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Answers to Your Questions About the Supreme Court Ruling in Li V. State of Oregon

About Li V. State of Oregon
Following a decision by the Multnomah County Commissioners to begin issuing marriage licenses to lesbian and gay couples, the American Civil Liberties Union filed a lawsuit on March 24, 2004, seeking marriage for same-sex couples in the state. The ACLU filed the lawsuit on behalf of Basic Rights Oregon and nine same-sex couples, four of whom were married after receiving licenses in Multnomah County. The couples reside throughout the state and come from all walks of life, ranging from doctors and police officers to an electrician to a teacher.

The lawsuit, which was initially filed in Multnomah County Circuit Court, charges that Oregon’s marriage statute, which bars same-sex couples from marriage and the protections that come with marriage, violates the state constitutional guarantees of fairness and equality set forth under Article I, section 20. Article I, section 20 states, “No law shall be passed granting to any citizen, or class of citizens privileges, or immunities, which, upon the same terms, shall not equally belong to all citizens.”

On April 20, 2004, the Multnomah County Circuit Court agreed with the ACLU and Basic Rights Oregon, finding that Oregon’s marriage law is unconstitutional. The court did not decide how Oregon must treat same-sex couples going forward, but instead gave the state legislature a deadline for creating a system for providing same-sex couples with all the protections of marriage. While the court stopped Multnomah County from issuing further licenses to same-sex couples, it ordered the state to record the 3,000 marriages that had already taken place. The decision was appealed and went before the Oregon Supreme Court. While the case was working its way through the courts, the Defense of Marriage Coalition, a group opposed to marriage for same-sex couples, sought to prevent additional lesbian and gay couples from marrying by pushing for a constitutional amendment to end the public debate over the issue. Constitutional Amendment 36 passed on November 2, 2004. At the request of the Court, on November 17, the ACLU filed a supplemental brief with the Oregon Supreme Court outlining the effect of Amendment 36 on the pending lawsuit. In light of the passage of the amendment, the ACLU had argued to the state’s high court that civil unions would be an appropriate remedy in the lawsuit. In addition, the ACLU asked the court to find that the State of Oregon is still obligated to fully recognize the marriages of the 3,000 same-sex couples who received marriage licenses from Multnomah County earlier this year. Oral arguments in the case were held on December 15, 2004 and a decision was handed down on April 14, 2005.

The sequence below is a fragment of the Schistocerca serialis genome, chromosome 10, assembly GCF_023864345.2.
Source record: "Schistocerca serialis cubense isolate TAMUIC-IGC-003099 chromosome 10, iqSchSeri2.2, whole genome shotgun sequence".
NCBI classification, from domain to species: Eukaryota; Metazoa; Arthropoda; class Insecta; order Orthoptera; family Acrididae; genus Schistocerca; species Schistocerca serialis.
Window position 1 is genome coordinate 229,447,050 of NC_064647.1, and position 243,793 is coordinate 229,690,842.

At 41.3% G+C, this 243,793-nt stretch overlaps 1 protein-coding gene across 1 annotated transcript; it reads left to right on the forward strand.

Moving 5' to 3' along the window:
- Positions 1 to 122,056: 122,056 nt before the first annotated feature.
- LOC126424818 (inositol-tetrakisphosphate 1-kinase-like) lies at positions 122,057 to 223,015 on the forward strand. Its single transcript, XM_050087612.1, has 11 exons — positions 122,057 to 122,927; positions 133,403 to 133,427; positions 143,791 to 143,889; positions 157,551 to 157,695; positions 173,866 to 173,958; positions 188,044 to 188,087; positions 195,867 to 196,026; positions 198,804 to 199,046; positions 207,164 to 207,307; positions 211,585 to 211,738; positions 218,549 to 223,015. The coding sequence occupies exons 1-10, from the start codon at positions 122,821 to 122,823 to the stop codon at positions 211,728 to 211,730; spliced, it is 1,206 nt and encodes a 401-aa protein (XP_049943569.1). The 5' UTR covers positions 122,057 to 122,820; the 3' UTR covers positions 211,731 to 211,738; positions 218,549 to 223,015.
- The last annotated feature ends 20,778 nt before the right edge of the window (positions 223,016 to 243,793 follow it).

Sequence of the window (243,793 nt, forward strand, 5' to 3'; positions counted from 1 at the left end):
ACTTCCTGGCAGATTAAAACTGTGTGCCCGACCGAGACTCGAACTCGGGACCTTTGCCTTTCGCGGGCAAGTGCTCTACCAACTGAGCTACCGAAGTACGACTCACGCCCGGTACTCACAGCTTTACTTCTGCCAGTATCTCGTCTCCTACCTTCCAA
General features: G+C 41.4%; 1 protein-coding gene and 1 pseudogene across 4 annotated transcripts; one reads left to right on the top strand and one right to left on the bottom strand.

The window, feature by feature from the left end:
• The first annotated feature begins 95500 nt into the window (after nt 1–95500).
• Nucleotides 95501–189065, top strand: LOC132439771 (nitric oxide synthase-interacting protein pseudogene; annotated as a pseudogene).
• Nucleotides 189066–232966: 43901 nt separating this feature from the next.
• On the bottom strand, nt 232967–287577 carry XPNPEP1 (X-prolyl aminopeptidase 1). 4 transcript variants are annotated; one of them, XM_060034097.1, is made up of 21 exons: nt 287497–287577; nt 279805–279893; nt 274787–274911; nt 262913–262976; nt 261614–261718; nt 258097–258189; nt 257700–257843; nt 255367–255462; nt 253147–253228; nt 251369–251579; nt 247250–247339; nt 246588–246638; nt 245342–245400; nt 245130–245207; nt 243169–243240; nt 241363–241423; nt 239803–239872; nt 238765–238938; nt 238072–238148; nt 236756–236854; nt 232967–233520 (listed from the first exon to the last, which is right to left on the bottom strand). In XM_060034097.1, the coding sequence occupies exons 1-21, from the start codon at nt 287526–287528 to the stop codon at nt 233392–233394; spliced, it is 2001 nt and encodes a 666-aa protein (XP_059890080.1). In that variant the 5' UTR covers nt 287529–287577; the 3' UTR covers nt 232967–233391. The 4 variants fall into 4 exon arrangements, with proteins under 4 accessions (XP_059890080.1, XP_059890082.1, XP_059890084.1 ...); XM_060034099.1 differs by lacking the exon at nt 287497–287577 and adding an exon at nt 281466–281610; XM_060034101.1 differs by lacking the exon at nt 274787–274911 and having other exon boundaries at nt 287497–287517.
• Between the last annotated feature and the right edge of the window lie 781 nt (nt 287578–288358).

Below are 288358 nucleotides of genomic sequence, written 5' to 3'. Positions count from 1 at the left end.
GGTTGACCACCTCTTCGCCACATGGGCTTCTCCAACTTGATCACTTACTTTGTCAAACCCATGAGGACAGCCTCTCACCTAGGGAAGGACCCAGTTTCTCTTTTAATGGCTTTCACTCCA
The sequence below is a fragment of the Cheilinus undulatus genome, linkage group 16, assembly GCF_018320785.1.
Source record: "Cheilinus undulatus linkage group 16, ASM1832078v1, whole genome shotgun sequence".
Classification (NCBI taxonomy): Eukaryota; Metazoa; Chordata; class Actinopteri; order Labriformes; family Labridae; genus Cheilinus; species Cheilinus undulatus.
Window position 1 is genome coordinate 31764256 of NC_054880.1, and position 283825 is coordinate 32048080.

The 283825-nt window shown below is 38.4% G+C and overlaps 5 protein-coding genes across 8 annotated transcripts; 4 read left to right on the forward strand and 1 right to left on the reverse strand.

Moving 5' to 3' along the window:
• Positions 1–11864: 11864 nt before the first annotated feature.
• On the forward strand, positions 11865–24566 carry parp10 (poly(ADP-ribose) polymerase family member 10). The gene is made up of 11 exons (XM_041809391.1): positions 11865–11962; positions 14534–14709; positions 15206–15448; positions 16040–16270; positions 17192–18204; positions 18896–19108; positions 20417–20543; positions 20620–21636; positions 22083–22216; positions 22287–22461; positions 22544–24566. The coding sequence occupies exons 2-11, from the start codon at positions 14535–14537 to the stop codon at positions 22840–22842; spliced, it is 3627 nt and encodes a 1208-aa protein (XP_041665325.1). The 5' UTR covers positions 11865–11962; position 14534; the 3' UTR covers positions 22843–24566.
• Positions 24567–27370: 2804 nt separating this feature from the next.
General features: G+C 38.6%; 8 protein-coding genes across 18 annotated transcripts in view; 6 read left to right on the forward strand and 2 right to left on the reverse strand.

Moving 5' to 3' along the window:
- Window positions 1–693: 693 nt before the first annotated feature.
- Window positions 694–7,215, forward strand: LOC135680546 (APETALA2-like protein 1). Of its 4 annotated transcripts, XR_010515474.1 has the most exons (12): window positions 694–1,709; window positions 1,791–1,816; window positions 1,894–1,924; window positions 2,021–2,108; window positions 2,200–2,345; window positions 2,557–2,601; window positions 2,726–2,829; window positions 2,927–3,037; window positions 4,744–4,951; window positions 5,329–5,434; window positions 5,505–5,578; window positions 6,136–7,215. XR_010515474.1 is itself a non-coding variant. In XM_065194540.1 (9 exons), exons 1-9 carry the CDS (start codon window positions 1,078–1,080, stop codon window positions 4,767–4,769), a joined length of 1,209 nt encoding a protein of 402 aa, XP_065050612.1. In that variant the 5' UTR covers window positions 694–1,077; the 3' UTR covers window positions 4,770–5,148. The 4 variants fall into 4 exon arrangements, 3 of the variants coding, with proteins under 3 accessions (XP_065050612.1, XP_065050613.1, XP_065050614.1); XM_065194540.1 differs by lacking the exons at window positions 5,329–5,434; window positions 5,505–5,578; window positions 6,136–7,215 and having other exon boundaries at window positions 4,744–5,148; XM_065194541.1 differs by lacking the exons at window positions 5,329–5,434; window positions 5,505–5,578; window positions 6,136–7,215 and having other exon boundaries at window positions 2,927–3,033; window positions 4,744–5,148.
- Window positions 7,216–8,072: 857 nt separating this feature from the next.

Ballot Measure 36, filed as an amendment to the Oregon Constitution, was approved by Oregon Voters voters on November 2, 2004. The language of the measure reads: “It is the policy of Oregon, and its political subdivisions, that only a marriage between one man and one woman shall be valid or legally recognized as a marriage.”

What Is the Opinion in Li V. State of Oregon?
The summary of the court's opinion is as follows:

"In summary, we conclude as follows. First, since the effective date of Measure 36, marriage in Oregon has been limited under the Oregon Constitution to opposite-sex couples. Second, Oregon statutory law in existence before the effective date of Measure 36 also limited, and continues to limit, the right to obtain marriage licenses to opposite-sex couples. Third, marriage licenses issued to same-sex couples in Multnomah County before that date were issued without authority and were void at the time that they were issued, and we therefore need not consider the independent effect, if any, of Measure 36 on those marriage licenses. In short, none of plaintiffs' claims properly before the court is well taken. Finally, the abstract question whether ORS chapter 106 confers marriage benefits in violation of Article I, section 20, of the Oregon Constitution is not properly before the court. The case is remanded to the trial court for dismissal."

What does the ruling mean?
First, the court has NOT ruled on the fundamental constitutional question in the case which is whether the Oregon Constitution requires equal protections for the relationships of same-sex couples via a civil union. The court left the option open for the legislature to address or for a separate lawsuit seeking marriage-type benefits for same sex couples. BRO and the ACLU had originally sought marriage as the only acceptable remedy in the case, but after the passage of Measure 36 suggested that civil unions would be an appropriate remedy in light of the amendment. However in today’s decision, the Court reasoned that, since we had initially asked for marriage, it would be procedurally improper to rule on the issue of civil unions.